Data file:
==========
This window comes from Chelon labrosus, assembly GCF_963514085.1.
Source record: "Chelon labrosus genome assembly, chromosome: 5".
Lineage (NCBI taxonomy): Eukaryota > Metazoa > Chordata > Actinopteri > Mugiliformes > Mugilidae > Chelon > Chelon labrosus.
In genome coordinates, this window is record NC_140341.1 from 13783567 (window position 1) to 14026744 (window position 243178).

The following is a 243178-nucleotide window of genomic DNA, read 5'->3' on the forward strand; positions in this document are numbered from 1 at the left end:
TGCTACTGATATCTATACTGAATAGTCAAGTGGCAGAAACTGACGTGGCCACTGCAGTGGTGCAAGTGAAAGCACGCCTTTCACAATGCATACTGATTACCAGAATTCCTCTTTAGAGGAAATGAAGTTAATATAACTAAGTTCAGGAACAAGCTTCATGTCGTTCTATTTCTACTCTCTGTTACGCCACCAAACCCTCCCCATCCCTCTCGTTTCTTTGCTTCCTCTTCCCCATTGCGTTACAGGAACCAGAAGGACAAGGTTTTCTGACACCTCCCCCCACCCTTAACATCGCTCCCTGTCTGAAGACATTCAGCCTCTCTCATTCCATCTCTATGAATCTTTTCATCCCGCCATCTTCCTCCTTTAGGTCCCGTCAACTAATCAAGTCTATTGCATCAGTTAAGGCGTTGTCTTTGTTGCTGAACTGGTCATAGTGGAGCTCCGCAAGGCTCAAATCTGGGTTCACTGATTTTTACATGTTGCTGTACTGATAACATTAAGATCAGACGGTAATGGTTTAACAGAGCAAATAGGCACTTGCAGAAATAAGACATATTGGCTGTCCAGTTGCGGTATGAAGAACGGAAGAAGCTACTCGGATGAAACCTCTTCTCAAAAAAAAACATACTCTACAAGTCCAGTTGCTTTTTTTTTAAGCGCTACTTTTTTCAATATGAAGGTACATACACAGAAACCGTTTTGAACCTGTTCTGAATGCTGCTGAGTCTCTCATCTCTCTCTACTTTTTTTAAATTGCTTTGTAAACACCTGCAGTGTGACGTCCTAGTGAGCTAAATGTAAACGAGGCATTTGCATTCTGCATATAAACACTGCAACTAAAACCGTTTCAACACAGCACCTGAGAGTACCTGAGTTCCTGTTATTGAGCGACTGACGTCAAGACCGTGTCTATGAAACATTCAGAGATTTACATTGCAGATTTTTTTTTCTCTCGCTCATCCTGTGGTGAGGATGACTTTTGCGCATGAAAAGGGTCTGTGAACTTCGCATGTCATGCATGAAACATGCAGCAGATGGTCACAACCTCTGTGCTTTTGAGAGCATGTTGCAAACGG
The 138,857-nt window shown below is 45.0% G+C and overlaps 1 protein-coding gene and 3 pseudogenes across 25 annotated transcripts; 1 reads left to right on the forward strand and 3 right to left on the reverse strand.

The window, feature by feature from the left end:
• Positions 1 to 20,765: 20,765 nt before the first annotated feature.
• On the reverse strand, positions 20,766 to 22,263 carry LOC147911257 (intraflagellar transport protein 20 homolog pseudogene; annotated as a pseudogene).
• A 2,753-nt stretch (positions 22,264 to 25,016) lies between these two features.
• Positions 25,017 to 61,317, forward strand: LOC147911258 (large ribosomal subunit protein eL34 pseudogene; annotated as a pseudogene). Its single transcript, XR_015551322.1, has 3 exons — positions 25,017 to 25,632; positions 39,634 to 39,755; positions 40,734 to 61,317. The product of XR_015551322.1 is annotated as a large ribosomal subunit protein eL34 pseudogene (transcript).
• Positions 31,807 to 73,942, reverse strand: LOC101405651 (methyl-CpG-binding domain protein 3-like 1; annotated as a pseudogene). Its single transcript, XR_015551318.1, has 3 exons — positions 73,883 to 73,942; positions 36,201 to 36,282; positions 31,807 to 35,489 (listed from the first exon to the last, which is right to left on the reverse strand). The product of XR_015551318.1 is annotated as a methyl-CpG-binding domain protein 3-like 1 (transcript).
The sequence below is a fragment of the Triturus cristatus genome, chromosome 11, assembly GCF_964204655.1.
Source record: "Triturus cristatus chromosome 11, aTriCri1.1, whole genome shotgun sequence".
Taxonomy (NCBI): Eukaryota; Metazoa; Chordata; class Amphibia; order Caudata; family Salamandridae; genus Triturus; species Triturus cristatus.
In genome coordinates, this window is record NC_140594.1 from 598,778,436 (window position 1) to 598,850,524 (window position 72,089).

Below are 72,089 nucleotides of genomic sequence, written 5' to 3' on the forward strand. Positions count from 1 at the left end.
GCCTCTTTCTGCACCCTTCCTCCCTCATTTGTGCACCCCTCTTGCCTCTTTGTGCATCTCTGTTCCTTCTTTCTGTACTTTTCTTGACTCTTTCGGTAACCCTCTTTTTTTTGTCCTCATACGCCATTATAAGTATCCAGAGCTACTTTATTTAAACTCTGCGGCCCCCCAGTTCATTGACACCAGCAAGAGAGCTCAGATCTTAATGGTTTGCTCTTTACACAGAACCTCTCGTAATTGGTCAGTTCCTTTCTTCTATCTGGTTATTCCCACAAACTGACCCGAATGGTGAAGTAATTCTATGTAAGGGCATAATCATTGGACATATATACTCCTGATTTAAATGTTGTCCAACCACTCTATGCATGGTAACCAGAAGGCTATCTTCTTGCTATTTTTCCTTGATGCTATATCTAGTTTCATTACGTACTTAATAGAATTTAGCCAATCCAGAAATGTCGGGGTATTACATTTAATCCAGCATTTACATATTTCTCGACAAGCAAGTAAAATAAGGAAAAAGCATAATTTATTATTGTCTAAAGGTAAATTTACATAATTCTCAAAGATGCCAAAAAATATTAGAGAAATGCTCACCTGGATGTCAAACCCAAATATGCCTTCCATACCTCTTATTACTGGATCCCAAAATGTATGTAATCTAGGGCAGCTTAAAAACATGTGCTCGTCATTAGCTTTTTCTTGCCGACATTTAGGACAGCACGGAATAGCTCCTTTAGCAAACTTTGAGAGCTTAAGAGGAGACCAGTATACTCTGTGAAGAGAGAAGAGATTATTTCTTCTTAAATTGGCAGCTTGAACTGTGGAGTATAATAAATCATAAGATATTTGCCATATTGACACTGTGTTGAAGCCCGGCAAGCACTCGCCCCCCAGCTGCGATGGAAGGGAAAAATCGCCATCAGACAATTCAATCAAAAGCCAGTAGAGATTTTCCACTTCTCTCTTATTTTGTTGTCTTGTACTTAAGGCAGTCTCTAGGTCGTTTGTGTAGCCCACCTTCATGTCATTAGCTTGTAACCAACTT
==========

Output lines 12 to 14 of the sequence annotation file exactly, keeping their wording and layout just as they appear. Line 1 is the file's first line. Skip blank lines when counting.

• Positions 25,017 to 61,317, forward strand: LOC147911258 (large ribosomal subunit protein eL34 pseudogene; annotated as a pseudogene). Its single transcript, XR_015551322.1, has 3 exons — positions 25,017 to 25,632; positions 39,634 to 39,755; positions 40,734 to 61,317. The product of XR_015551322.1 is annotated as a large ribosomal subunit protein eL34 pseudogene (transcript).
• Positions 31,807 to 73,942, reverse strand: LOC101405651 (methyl-CpG-binding domain protein 3-like 1; annotated as a pseudogene). Its single transcript, XR_015551318.1, has 3 exons — positions 73,883 to 73,942; positions 36,201 to 36,282; positions 31,807 to 35,489 (listed from the first exon to the last, which is right to left on the reverse strand). The product of XR_015551318.1 is annotated as a methyl-CpG-binding domain protein 3-like 1 (transcript).
The sequence below is a fragment of the Triturus cristatus genome, chromosome 11, assembly GCF_964204655.1.